Domestically, chicken companies are becoming more innovative with new products such as chicken sausages, which are mostly dark meat, Roenigk said. At the same time, they're seeing more sales to Hispanic and Asian immigrants, who have brought their food preferences with them.
At Whole Foods Market Inc., the dark meat trend has mainly shown up in sales of store-made chicken sausage, said Theo Weening, global meat buyer for the Austin, Texas-based chain. The varieties vary, but Italian and breakfast sausages are top sellers. Whole Foods had to scramble last year when sausage makers boosted production for the holidays and dark meat became hard to get, but things are back on track now, he said.
The No. 1 U.S. chicken producer, Tyson Foods Inc. of Springdale, Ark., declined to provide sales figures before its earnings report next month, but a spokesman said it has seen strong growth with dark meat and is actively promoting it to "value-conscious customers."
"Last year, we launched a line of chicken lunch meats, which are packaged deli-style for retailers," Gary Mickelson said. "Other areas perfect for dark meat chicken include pizza toppings, ground chicken and smoked sausage. These offerings allow value-conscious customers to buy high quality, great tasting all-meat products, but at a lower price point."
While companies wouldn't release figures, other supermarkets and suppliers also said they're seeing strong growth in dark meat sales.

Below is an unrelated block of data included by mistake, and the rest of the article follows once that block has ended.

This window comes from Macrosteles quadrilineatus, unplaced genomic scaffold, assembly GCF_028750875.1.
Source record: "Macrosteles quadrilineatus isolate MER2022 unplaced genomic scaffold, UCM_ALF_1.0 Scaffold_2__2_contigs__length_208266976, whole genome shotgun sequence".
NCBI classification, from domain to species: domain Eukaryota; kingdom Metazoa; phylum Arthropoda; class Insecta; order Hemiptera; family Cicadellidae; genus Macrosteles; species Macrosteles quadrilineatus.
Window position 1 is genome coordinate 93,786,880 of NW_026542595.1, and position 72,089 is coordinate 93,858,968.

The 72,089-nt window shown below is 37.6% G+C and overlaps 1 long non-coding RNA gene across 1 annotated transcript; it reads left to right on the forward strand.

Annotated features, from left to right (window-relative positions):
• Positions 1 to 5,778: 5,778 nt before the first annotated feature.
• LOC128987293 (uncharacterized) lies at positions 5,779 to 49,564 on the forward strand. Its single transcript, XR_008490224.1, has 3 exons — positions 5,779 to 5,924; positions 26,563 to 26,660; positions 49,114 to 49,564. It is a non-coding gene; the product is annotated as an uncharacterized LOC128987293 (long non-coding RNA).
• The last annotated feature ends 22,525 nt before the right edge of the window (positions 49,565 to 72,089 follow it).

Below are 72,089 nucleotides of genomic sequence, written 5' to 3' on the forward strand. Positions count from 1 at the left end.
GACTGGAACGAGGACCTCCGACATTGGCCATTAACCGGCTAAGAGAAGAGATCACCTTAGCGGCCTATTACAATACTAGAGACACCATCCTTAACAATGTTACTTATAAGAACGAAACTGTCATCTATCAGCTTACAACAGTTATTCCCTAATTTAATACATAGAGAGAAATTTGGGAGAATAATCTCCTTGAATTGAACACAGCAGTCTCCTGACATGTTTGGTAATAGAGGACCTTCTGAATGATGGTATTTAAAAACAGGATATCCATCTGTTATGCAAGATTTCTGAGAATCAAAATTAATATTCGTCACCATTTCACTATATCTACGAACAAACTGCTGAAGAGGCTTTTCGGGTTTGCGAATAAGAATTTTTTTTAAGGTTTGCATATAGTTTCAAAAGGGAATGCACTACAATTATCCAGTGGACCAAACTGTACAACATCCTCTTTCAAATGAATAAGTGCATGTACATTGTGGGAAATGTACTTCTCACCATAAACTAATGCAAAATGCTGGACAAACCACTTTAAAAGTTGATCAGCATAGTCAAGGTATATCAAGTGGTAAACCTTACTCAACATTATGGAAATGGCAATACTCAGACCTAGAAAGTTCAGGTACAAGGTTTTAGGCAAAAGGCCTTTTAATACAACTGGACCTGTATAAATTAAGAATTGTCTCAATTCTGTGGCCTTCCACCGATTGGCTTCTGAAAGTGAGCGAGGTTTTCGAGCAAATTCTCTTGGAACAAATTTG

Tim Wensman, an executive vice president for St. Cloud-based GNP Company, which supplies Gold'n Plump brand chicken to Midwestern supermarkets, said a line of chicken sausages it's launching this month has already attracted strong interest.
Eden Prairie-based Supervalu Inc., the nation's third-largest supermarket operator, has seen "double-digit" growth in dark meat sales at its Midwest and East Coast chains, spokesman Mike Siemienas said. He wasn't sure why, but speculated that the mild winter led to an early start for the grilling season.
Nobody is ready to write off the boneless, skinless chicken breast, however.
"I think we're still a white-meat nation when it comes to chicken," said Tom Stone, marketing director for Bell & Evans Chicken, of Fredericksburg, Pa., which supplies dealers including LaFrieda and Whole Foods, and restaurants such as Chipotle Mexican Grill. While thighs are definitely in, Stone said he hasn't seen demand grow as much for bone-in drumsticks.
"That's great kid food," he said. "Maybe it just hasn't hit yet."